Energy Bill [HL] - Third Reading – in the House of Lords am 3:20 pm ar 24 Ebrill 2023.

Danfonwch hysbysiad imi am ddadleuon fel hyn

Lord Callanan:

Moved by Lord Callanan

That the Bill do now pass.

Photo of Lord Callanan Lord Callanan Parliamentary Under Secretary of State (Department for Energy Security and Net Zero)

My Lords, I will update the House on the legislative consent Motion process for the Energy Bill. The UK Government are seeking legislative consent Motions from the devolved legislatures for the Bill, in line with the Sewel convention. My officials are working with devolved government officials and will continue to do so throughout the Bill’s passage.

The Scottish Government have requested amendments to the Bill and are currently withholding support for legislative consent. We will of course continue to work with them regarding their concerns. The Welsh Government have not yet laid a legislative consent memorandum. It is not possible at present to obtain a legislative consent Motion from the Northern Ireland Assembly, but the UK Government are engaging with officials in the Northern Ireland Civil Service. The UK Government welcome the interest that the devolved Governments have shown in the Energy Bill and will continue to work closely with them on proposed changes in order to progress legislative consent Motions for the Bill.

Photo of Lord Lennie Lord Lennie Opposition Whip (Lords), Shadow Spokesperson (Energy and Net Zero)

My Lords, this huge Bill leaves the House in far better shape than when it arrived. A combination of Labour, the Liberal Democrats, other parties, individuals and, most importantly, Cross-Benchers have secured measures that should see ISOP’s independence assured, community energy export markets develop, warmer homes and an efficiency plan to achieve that, the Gas and Electricity Markets Authority strengthened, and the ceasing of any further coal mining in this country—thanks to the noble Lord, Lord Teverson. It is to be hoped that the Government will support these changes in the other place and will not bring this Bill back for ping-pong. The range of supporters across the House should be sufficient to convince the Minister to back the changes to the Bill made by this House.

In the meantime, my thanks go to the Minister—remarkably, he has stayed the course while his Government have changed leadership three times and his Secretary of State twice since we began in September 2022—and his advisers from BEIS, and subsequently DESNZ, who have continually briefed and been available to answer questions and clarify intentions as we wended our way through this tome of a Bill.

My appreciation goes to my noble friend Lady Blake for her continuing support and to the noble Lord, Lord Teverson, on the Liberal Democrat Benches, with whom it has been a pleasure to work on the Bill. My thanks are also due to a number of Back-Benchers and Cross-Benchers, mainly drawn from the Peers for the Planet group, particularly including the noble Lord, Lord Ravensdale, the noble Baronesses, Lady Hayman, Lady Boycott, Lady Bennett and Lady Worthington—sadly temporarily departed from this House—and my noble friend Lord Whitty. Thanks also go to the House staff and the doorkeepers for arrangements during delays in advancement of the progress of the Bill, which were not of their making, and for keeping the quick-quick-slow dance rhythm to the Energy Bill.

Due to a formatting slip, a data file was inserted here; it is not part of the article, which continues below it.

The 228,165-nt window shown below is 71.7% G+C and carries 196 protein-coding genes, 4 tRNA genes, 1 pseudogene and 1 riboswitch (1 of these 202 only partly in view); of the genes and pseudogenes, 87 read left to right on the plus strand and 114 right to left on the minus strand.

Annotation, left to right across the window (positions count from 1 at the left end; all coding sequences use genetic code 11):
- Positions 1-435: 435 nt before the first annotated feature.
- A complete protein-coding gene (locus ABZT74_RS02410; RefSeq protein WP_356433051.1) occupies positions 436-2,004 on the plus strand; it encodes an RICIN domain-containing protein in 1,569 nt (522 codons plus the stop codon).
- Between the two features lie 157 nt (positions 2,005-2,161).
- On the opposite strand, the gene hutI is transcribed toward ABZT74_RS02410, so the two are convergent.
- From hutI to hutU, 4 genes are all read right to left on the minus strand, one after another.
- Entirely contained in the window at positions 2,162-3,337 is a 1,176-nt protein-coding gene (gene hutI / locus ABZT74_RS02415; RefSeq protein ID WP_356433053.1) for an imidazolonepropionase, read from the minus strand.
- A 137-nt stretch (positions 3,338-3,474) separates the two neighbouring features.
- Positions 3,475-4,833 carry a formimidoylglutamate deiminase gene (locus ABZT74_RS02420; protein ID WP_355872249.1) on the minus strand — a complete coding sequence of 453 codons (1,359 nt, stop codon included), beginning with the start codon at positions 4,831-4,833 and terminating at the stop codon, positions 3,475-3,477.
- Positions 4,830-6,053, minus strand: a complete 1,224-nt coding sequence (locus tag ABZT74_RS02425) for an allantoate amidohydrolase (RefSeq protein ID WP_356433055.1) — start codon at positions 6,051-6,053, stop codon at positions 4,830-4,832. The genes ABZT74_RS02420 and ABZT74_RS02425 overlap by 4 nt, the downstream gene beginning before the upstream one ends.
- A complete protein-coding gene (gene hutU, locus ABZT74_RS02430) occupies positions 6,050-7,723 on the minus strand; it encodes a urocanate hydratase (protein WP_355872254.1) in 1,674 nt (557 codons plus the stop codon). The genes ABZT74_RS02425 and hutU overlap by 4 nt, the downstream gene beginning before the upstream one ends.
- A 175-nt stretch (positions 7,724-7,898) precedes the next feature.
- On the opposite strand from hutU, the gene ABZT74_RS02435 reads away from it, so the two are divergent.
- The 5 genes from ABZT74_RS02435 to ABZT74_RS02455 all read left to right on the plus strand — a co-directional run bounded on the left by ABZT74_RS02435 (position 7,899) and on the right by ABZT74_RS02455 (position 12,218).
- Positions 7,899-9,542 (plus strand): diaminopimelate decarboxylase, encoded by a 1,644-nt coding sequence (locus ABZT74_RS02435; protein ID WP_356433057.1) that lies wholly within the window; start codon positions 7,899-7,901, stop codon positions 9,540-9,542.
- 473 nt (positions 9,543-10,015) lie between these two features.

My biggest thanks go to the remarkable Milton Brown in Labour’s legislative team of advisers for always being up to date with the progress of the Bill, for his liaison with the other place and for his political briefings and judgment, which allowed my noble friend Lady Blake and me to keep focused on this Bill over a long period. We wish it well on the next stage of its journey.

Photo of Lord Teverson Lord Teverson Liberal Democrat Lords Spokesperson (Energy and Climate Change)

My Lords, one of the things that strikes me most about the passage of the Bill through this House is that it is has been the opposition parties saying to the Government, “Get on with it. We actually need this Bill through to give the powers that we need to meet decarbonisation and modernise the energy production system in this country”. I agree with the noble Lord, Lord Lennie, that the amendments that have been made by this House are absolutely in line with the Government’s decarbonisation objectives. I hope that the Commons, as well as the Government themselves, will consider them as positive rather than negative.

I will not go through the long list of other Peers named by the noble Lord, Lord Lennie. What I will do is to say a great deal of thanks to Peers for the Planet for its work in the House, to the noble Lord, Lord Lennie, and to the noble Baroness, Lady Blake, whom I have enjoyed working with very much indeed. From our own offices, I thank Sarah Pughe and Sarah Dobson.

We look forward very much to not having to play ping-pong on this Bill. Maybe that is too much to hope for but I thank the Ministers, the noble Lord, Lord Callanan, and the noble Baroness, Lady Bloomfield, for their co-operation during the passage of the Bill. I also thank their teams. I look forward most of all to the Bill being implemented, so that the country as a whole can move ahead in its aims and objectives.

Photo of Baroness McIntosh of Pickering Baroness McIntosh of Pickering Ceidwadwyr

My Lords, I congratulate my noble friend on steering such a major Bill through. I am mindful of the fact that it was originally going to be an energy security Bill. I know that I and a number of noble Lords focused on the environmental aspects, particularly the mitigation hierarchy. I welcome the fact that this is to be enshrined in the levelling-up Bill, and look forward to pursuing it further on that Bill with my noble friend on the Front Bench.

I ask my noble friend to be mindful of the fact that the Scandinavian countries, led by Denmark, have raised a flag about Russian vessels masquerading as fisheries vessels. These are, it is assumed, purposefully undertaking spying operations, particularly to look at the underground cables and the major offshore wind farm operations, notably operated by Denmark. I understand that we are to have a major operation where a lot of this work will co-ordinate around the Dogger Bank, so I urge him to be mindful of the security risk associated with such a major area of the North Sea, where we are extremely vulnerable to such operations by Russian and other forces which may not be so conducive to our energy security as we might wish.